Well do I recall reading biographies of David Lloyd George, as well as histories of the Great War and its aftermath, and hearing again how much George loathed the Ottomans and how, if nothing else came of the conflict, he wanted to ensure their empire was smashed after the war. Even sympathetic commentators and biographers regarded this as an "obsession" on George's part, but it was apparently an obsession shared by many others, as we shall soon see. Set for release early next month is what looks to be a fascinating work exploring how we construct images of "enemies" and how we view and write history in the light of current politics: Noel Malcolm, Useful EnemiesIslam and The Ottoman Empire in Western Political Thought, 1450-1750 (Oxford University Press, 2019), 512pp.

About this book the publisher tells us this:
From the fall of Constantinople in 1453 until the eighteenth century, many Western European writers viewed the Ottoman Empire with almost obsessive interest. Typically they reacted to it with fear and distrust; and such feelings were reinforced by the deep hostility of Western Christendom towards Islam. Yet there was also much curiosity about the social and political system on which the huge power of the sultans was based. In the sixteenth century, especially, when Ottoman territorial expansion was rapid and Ottoman institutions seemed particularly robust, there was even open admiration.
In this path-breaking book Noel Malcolm ranges through these vital centuries of East-West interaction, studying all the ways in which thinkers in the West interpreted the Ottoman Empire as a political phenomenon - and Islam as a political religion. Useful Enemies shows how the concept of 'oriental despotism' began as an attempt to turn the tables on a very positive analysis of Ottoman state power, and how, as it developed, it interacted with Western debates about monarchy and government. Noel Malcolm also shows how a negative portrayal of Islam as a religion devised for political purposes was assimilated by radical writers, who extended the criticism to all religions, including Christianity itself.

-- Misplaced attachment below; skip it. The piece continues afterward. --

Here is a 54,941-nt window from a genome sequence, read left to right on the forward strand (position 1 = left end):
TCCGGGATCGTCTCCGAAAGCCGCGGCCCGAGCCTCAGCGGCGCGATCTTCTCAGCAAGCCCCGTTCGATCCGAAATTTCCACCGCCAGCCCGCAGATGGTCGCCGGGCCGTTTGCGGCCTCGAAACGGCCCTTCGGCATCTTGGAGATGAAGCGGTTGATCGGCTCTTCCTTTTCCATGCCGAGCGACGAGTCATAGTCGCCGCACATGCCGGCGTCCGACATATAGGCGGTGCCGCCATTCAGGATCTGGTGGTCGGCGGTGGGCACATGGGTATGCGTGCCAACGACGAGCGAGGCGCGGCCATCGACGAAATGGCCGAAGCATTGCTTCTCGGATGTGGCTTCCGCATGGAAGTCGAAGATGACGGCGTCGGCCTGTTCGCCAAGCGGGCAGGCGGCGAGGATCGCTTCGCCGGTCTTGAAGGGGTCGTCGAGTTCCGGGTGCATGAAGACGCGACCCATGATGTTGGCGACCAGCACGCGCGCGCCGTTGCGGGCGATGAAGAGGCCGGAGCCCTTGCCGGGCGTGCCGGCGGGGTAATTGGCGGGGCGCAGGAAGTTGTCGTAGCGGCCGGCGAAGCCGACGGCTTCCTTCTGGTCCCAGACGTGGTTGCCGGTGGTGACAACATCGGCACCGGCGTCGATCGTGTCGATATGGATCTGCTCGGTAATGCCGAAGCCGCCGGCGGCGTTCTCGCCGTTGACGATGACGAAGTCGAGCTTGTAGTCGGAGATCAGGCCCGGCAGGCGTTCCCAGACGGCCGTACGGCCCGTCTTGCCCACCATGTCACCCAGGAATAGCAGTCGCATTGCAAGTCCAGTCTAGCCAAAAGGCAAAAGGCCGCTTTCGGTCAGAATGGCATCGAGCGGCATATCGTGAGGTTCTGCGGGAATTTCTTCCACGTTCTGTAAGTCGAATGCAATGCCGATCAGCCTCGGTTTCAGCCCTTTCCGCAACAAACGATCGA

Examining the works of many famous thinkers (including Machiavelli, Bodin, and Montesquieu) and many less well-known ones, Useful Enemies illuminates the long-term development of Western ideas about the Ottomans, and about Islam. Noel Malcolm shows how these ideas became intertwined with internal Western debates about power, religion, society, and war. Discussions of Islam and the Ottoman Empire were thus bound up with mainstream thinking in the West on a wide range of important topics. These Eastern enemies were not just there to be denounced. They were there to be made use of, in arguments which contributed significantly to the development of Western political thought.

Wednesday, June 5, 2019

The Aphoristic Flirt Adam Phillips

If you randomly started reading Adam Phillips and knew nothing of his background, I have to think it would soon become apparent that he is a psychoanalyst, which conclusion you would arrive at--tentatively, of course--after seeing how his style is circuitous, diffuse, self-questioning, suggestive and assertive in about equal measure, and very reminiscent of the wide-ranging meanderings of the mind. If--apart from, perhaps, his study of D.W. Winnicott--you read virtually any of his many books, you will find that one way to characterize them is as collections of aphorisms surrounded by acres of prose. Because they bear remembering and quoting, I wanted to write some of them down here in no particular order. I gravitate towards the ones I think rich with theological promise as well as those of what seems to me acute clinical insight and applicability.